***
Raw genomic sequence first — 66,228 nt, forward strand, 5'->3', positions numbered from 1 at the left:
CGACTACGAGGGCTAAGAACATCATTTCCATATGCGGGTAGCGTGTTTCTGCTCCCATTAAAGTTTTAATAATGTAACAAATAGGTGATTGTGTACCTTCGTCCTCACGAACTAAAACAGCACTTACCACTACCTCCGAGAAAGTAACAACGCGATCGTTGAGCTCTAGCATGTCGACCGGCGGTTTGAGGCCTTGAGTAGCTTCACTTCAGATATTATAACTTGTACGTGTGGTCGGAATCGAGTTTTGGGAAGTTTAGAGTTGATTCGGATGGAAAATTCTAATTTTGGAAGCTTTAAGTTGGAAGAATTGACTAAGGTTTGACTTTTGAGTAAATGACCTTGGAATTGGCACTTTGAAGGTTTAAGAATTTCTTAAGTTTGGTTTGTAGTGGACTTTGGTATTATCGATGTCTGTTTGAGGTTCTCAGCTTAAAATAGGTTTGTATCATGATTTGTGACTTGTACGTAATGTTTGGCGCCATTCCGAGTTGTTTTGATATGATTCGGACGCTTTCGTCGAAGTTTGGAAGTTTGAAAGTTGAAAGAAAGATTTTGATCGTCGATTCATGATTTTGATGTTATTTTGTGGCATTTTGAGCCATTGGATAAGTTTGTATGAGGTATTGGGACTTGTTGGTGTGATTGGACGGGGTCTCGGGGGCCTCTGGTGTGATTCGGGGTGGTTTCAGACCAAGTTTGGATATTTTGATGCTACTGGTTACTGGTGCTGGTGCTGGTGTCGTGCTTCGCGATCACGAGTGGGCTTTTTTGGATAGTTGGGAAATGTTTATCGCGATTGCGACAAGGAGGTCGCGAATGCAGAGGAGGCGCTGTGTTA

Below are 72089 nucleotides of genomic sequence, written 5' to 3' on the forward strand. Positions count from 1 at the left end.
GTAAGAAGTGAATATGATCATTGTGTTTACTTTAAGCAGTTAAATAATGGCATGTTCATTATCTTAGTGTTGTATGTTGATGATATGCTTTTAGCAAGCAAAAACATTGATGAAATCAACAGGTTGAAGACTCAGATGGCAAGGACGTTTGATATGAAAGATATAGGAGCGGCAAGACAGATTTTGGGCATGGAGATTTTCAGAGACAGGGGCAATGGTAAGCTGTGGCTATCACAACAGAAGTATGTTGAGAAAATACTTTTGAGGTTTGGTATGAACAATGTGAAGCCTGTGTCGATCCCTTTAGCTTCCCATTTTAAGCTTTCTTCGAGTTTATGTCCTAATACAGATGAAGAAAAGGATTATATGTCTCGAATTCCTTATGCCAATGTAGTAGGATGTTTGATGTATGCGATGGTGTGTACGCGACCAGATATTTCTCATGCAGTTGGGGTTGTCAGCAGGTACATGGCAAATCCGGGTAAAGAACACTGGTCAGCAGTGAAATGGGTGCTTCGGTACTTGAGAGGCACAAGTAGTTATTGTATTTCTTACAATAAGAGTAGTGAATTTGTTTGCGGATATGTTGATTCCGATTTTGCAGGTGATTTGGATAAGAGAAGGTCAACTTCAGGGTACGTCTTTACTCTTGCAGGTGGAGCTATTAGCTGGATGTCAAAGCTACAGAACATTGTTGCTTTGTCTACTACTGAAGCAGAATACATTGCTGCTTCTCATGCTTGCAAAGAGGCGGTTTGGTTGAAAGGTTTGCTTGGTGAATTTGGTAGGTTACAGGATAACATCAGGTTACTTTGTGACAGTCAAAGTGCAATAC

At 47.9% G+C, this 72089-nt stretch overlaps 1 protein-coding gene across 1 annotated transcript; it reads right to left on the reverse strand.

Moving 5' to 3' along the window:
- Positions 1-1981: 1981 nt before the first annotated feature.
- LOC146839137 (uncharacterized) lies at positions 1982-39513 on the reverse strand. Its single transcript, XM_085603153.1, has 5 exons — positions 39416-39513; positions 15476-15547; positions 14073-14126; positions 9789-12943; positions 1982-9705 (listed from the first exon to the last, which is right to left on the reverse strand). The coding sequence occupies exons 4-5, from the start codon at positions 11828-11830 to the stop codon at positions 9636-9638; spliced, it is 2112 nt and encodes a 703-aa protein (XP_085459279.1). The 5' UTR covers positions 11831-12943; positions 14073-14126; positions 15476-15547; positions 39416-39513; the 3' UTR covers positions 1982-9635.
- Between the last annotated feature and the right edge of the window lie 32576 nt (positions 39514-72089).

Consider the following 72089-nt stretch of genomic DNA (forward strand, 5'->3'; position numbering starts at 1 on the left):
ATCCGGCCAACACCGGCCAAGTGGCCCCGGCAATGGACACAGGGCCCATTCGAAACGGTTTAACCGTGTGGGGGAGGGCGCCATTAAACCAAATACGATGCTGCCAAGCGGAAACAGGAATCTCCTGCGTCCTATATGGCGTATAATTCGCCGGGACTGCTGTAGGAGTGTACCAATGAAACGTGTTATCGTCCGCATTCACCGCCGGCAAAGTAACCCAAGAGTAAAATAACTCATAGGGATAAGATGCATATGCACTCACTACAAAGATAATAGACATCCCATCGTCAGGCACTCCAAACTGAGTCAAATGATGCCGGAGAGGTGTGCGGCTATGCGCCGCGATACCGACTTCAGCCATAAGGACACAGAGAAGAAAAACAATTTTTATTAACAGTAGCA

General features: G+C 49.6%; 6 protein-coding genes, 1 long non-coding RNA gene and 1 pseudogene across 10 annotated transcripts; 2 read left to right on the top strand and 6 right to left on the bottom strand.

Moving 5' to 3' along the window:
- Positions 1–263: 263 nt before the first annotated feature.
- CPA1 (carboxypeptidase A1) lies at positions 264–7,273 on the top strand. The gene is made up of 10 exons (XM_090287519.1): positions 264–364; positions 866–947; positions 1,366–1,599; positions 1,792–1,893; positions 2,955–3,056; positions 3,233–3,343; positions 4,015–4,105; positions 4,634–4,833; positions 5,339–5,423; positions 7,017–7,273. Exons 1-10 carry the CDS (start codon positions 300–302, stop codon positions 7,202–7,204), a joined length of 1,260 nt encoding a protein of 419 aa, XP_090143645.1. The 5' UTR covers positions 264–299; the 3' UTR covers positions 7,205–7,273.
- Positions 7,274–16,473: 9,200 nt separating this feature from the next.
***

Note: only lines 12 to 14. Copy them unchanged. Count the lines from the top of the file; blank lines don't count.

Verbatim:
General features: G+C 49.6%; 6 protein-coding genes, 1 long non-coding RNA gene and 1 pseudogene across 10 annotated transcripts; 2 read left to right on the top strand and 6 right to left on the bottom strand.

Moving 5' to 3' along the window:
- Positions 1–263: 263 nt before the first annotated feature.